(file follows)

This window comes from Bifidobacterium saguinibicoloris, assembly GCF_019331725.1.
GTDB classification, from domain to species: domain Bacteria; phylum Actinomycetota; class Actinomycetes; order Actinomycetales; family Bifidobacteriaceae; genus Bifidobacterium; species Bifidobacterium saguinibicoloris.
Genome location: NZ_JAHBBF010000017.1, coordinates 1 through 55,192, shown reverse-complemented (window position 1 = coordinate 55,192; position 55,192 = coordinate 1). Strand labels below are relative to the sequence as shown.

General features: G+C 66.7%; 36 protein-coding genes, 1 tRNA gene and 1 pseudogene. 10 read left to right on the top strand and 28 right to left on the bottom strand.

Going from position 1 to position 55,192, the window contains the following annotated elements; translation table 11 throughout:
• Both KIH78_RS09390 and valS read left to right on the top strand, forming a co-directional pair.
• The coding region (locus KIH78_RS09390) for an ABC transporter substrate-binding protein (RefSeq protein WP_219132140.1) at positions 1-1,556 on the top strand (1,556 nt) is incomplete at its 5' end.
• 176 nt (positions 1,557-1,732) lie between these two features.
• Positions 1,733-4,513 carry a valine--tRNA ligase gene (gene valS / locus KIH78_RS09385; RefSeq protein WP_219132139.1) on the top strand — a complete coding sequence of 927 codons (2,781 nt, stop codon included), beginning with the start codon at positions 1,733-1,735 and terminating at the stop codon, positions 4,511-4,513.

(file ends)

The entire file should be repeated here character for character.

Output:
This window comes from Bifidobacterium saguinibicoloris, assembly GCF_019331725.1.
GTDB classification, from domain to species: domain Bacteria; phylum Actinomycetota; class Actinomycetes; order Actinomycetales; family Bifidobacteriaceae; genus Bifidobacterium; species Bifidobacterium saguinibicoloris.
Genome location: NZ_JAHBBF010000017.1, coordinates 1 through 55,192, shown reverse-complemented (window position 1 = coordinate 55,192; position 55,192 = coordinate 1). Strand labels below are relative to the sequence as shown.

General features: G+C 66.7%; 36 protein-coding genes, 1 tRNA gene and 1 pseudogene. 10 read left to right on the top strand and 28 right to left on the bottom strand.

Going from position 1 to position 55,192, the window contains the following annotated elements; translation table 11 throughout:
• Both KIH78_RS09390 and valS read left to right on the top strand, forming a co-directional pair.
• The coding region (locus KIH78_RS09390) for an ABC transporter substrate-binding protein (RefSeq protein WP_219132140.1) at positions 1-1,556 on the top strand (1,556 nt) is incomplete at its 5' end.
• 176 nt (positions 1,557-1,732) lie between these two features.
• Positions 1,733-4,513 carry a valine--tRNA ligase gene (gene valS / locus KIH78_RS09385; RefSeq protein WP_219132139.1) on the top strand — a complete coding sequence of 927 codons (2,781 nt, stop codon included), beginning with the start codon at positions 1,733-1,735 and terminating at the stop codon, positions 4,511-4,513.